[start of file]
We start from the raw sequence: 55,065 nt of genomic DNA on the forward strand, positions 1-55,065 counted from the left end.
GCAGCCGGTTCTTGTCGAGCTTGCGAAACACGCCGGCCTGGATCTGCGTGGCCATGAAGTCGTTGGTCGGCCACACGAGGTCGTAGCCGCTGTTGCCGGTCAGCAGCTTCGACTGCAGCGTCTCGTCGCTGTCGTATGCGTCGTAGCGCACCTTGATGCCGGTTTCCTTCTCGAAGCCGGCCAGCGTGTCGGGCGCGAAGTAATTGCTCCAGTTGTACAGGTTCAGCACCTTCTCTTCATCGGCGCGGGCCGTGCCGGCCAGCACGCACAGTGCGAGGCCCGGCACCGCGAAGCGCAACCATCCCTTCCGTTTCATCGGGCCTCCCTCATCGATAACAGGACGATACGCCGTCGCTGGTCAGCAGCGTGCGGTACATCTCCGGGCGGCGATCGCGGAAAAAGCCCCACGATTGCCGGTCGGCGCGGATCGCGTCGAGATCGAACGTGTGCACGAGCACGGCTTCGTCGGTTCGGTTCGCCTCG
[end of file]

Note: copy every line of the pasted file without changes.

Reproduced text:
We start from the raw sequence: 55,065 nt of genomic DNA on the forward strand, positions 1-55,065 counted from the left end.
GCAGCCGGTTCTTGTCGAGCTTGCGAAACACGCCGGCCTGGATCTGCGTGGCCATGAAGTCGTTGGTCGGCCACACGAGGTCGTAGCCGCTGTTGCCGGTCAGCAGCTTCGACTGCAGCGTCTCGTCGCTGTCGTATGCGTCGTAGCGCACCTTGATGCCGGTTTCCTTCTCGAAGCCGGCCAGCGTGTCGGGCGCGAAGTAATTGCTCCAGTTGTACAGGTTCAGCACCTTCTCTTCATCGGCGCGGGCCGTGCCGGCCAGCACGCACAGTGCGAGGCCCGGCACCGCGAAGCGCAACCATCCCTTCCGTTTCATCGGGCCTCCCTCATCGATAACAGGACGATACGCCGTCGCTGGTCAGCAGCGTGCGGTACATCTCCGGGCGGCGATCGCGGAAAAAGCCCCACGATTGCCGGTCGGCGCGGATCGCGTCGAGATCGAACGTGTGCACGAGCACGGCTTCGTCGGTTCGGTTCGCCTCG